NICK: The fact that he had, gone to the trouble to make something and he had the courage to bring that, it was beautiful, it was so moving. And I think if I remember it wasn’t just paper roses, he also made some soap, in the shape of a heart. I think that was homemade soap, pink in the shape of a heart, and I’ve still got that as well.

I mean it was just the most romantic thing, we just walked towards each other and kissed so and, we hadn’t even said anything to each other and we just kissed, and then after a few seconds, I was just laughing because I was thinking ‘this isn’t life, this isn’t what happens’ you know ‘this is something from a very bad or a very good Hollywood rom-com, it didn’t… I didn’t realise that I would ever experience anything like that, but it was the most romantic moment of my life. I’ve never had anything like that, before or since really.


DAVIDE: The following day we made a very long walk around, he had planned everything so… We really liked each other, we got it, so we, yeah we didn’t need much talking or much… we just need to get to know each other, but we had skyped so much and  we had text so much, we had talked about many many different things, important things for each other, so yeah it was all very very easy.

NICK: We decided to go for a walk, I think I’d printed off a route already, a very ambitious route I think, we were supposed to be going 28 miles or something which obviously didn’t happen in the space of a day. It was very cold, I mean it was mid-January, and there was lots of snow around if I remember, it was very beautiful, I mean, very cold but beautiful. And we both like noticing things and spotting things, so we saw icicles that were dangling from um, suspended from branches over the river, and there was frost covering the stones and the hedges and things like that, it was very romantic.

DAVIDE: We went by a castle, and I said “oh, are we not going to see the castle?” and he was like “mm no, I thought we wouldn’t go this time, we’ll go another time, let’s just say ‘hi’ from afar”. I was like “ok fair enough, it doesn’t matter”.

NICK: There was a henge, a neolithic henge -

DAVIDE: A prehistoric thingy with a single stone in the middle of a circle, which is very beautiful, only the built the M6 next to it, so it was super loud with cars… it doesn’t matter for him because he’s deaf [laughs].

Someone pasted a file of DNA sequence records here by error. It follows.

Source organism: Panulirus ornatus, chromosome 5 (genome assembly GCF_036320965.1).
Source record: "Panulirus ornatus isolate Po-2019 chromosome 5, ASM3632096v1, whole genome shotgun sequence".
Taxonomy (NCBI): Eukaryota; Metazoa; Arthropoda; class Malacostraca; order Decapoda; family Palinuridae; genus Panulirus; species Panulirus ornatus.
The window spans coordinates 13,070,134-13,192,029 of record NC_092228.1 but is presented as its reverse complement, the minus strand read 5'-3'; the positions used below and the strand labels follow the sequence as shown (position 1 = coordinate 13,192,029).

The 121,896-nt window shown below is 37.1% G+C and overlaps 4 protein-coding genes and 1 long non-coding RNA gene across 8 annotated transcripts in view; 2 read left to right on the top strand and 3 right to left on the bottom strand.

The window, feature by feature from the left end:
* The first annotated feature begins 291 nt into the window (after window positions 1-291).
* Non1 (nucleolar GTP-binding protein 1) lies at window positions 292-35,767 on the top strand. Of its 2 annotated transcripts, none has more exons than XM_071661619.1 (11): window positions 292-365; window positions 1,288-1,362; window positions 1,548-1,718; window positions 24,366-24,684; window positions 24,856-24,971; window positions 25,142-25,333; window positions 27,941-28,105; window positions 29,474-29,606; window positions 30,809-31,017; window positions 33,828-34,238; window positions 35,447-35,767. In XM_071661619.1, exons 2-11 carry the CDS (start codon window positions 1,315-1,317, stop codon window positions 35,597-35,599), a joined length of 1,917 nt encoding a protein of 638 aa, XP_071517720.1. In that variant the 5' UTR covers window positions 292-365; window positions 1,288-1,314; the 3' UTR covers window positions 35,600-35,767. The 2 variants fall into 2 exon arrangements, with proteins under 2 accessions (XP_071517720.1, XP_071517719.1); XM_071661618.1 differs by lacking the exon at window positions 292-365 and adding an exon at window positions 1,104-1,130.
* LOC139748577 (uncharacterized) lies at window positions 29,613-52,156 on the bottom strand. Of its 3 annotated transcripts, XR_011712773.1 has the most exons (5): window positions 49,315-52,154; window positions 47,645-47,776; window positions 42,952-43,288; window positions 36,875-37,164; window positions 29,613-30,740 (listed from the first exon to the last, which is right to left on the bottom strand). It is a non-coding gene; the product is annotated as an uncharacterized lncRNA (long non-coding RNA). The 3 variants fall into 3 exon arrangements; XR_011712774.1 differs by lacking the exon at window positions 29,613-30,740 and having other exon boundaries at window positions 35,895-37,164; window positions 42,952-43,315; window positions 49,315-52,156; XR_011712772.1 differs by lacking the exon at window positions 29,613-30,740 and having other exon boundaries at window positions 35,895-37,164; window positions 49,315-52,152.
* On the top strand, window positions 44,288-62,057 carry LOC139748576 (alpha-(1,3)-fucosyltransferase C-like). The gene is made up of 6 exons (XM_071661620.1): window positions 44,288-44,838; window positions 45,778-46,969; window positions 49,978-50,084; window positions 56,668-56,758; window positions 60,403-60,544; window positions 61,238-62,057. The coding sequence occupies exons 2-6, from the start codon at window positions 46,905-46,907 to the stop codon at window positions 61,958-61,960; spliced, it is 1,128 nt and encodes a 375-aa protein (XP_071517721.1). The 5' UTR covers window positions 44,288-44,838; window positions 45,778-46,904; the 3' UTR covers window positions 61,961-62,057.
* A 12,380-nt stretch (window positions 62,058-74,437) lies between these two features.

NICK: And so we stopped there and I’d brought us a flask of coffee - I’m a practical Northerner - we had a flask of coffee and some cake, and I remember sitting at the edge of this henge, so this sort of flat circular area with this embankment around it, and I looked at him, and I remember thinking this is a really special person. I mean, I’m not sure I would said I fell in love with him there, but that was a moment where I just thought ‘this is special, there’s something special going on here’.

DAVIDE: We’ve talked about weddings on the first date, because I really wanted to make clear that um, I was looking for something long-term and that my plans, or dreams, or wishes in the future were, I didn’t want to scare him off, but I felt he was the right guy to talk about it early on, to show that I could commit. Nick somehow gave me the opportunity for a plan in the future, like with him it really felt like yeah, it’s a long-term commitment.

NICK: There was a really strange moment when we had to say goodbye, I mean again, we were at Penrith train station, it seems to be the emotional centre of the world to us, or something like that i don’t know, but um, he had to go North, and I had to go South so, I remember saying goodbye, and wanting to sort of punch the air, because everything had gone so well. But then, feeling that I would miss him, and wondering how we would make the transition again, from being present with each other and then going back to being apart, and wondering how that would work out. And I think we weren’t meeting again for another two or three weeks, and that felt like quite a long time.

But for me, I think the advantage of him being in Glasgow and me being in Manchester, it was that it kind of gave our relationship in the early days, a bit of pace, so it meant that we didn’t have to rush into things, that wasn’t a kind of overkill. I mean, I’m a very old-fashioned sort of person in some ways. My parents tell me about courting, back in the 70s, when everything sort of moved forwards inch by inch, and it was all so incremental, and you’d meet every Friday for twenty years, and then you’d meet twice a week, and that was the big change, so… and I think that there is something in that in a way, something hopeful about having a sort of a paced introduction.

So the fact that we lived in different cities actually gave us a bit of space and it gave us some time to kind of grow into each other.


NICK: So, a couple of weeks ago, when we were celebrating our anniversary -